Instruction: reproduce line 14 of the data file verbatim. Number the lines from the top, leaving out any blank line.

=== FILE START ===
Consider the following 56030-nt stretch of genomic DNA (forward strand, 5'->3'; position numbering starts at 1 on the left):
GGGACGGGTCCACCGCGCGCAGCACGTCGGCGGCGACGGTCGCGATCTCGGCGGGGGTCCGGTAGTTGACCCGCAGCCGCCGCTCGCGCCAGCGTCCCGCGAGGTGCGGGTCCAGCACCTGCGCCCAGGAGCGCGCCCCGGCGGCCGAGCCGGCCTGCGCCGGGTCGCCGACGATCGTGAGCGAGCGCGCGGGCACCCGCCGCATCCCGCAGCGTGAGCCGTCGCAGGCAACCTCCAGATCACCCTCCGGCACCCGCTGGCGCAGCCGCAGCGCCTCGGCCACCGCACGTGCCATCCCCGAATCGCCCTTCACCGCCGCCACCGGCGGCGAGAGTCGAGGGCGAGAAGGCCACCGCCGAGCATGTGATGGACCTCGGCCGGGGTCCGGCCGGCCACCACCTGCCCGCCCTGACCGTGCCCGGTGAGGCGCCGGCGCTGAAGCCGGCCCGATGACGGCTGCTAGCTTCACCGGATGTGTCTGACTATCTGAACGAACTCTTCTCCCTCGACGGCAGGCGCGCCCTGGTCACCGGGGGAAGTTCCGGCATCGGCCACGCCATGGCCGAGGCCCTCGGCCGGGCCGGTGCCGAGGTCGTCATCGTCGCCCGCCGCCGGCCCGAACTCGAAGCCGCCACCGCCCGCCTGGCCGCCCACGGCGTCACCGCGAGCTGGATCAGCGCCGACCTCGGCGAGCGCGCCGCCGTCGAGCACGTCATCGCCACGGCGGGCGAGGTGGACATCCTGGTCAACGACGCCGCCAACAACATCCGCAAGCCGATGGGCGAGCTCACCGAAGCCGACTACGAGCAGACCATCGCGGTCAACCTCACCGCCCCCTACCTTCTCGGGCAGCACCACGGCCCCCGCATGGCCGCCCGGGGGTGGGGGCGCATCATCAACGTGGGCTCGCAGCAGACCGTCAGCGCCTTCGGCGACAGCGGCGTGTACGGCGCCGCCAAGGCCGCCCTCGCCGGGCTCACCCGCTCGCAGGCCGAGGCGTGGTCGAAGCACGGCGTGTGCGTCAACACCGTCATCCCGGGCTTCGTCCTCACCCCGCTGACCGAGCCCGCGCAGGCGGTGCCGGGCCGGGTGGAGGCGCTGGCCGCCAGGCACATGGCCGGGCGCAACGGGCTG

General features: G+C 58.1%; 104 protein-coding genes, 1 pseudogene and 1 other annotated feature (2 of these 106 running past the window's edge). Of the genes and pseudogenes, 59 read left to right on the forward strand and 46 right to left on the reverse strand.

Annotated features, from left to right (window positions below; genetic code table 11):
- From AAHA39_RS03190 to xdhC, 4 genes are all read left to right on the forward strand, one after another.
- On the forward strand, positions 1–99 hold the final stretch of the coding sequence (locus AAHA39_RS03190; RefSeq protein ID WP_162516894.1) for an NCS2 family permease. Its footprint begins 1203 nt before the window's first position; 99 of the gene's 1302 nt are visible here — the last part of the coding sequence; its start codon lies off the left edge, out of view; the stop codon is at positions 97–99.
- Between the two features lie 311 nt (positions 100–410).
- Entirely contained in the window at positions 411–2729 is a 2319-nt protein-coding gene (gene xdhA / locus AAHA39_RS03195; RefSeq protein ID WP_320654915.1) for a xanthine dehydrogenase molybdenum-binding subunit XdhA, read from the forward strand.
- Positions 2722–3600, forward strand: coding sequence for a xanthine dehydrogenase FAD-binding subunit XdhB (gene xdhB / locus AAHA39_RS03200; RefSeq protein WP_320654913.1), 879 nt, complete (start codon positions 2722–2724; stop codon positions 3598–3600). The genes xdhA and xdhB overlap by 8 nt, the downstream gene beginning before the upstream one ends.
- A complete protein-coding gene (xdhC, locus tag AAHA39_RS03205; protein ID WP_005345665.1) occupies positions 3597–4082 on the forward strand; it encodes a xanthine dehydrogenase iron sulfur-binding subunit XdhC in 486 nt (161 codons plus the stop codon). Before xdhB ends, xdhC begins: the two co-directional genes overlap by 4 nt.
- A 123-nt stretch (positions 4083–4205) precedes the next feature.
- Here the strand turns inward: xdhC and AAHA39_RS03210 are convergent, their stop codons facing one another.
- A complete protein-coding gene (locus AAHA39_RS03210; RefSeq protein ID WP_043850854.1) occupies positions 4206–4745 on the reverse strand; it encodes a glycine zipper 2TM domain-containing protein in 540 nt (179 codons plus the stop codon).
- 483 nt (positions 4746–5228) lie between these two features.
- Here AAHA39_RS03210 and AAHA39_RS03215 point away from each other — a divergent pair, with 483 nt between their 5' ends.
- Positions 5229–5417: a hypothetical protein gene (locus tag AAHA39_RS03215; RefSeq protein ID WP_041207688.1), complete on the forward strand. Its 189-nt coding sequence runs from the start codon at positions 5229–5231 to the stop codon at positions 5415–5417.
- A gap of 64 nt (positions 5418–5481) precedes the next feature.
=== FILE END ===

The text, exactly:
- 483 nt (positions 4746–5228) lie between these two features.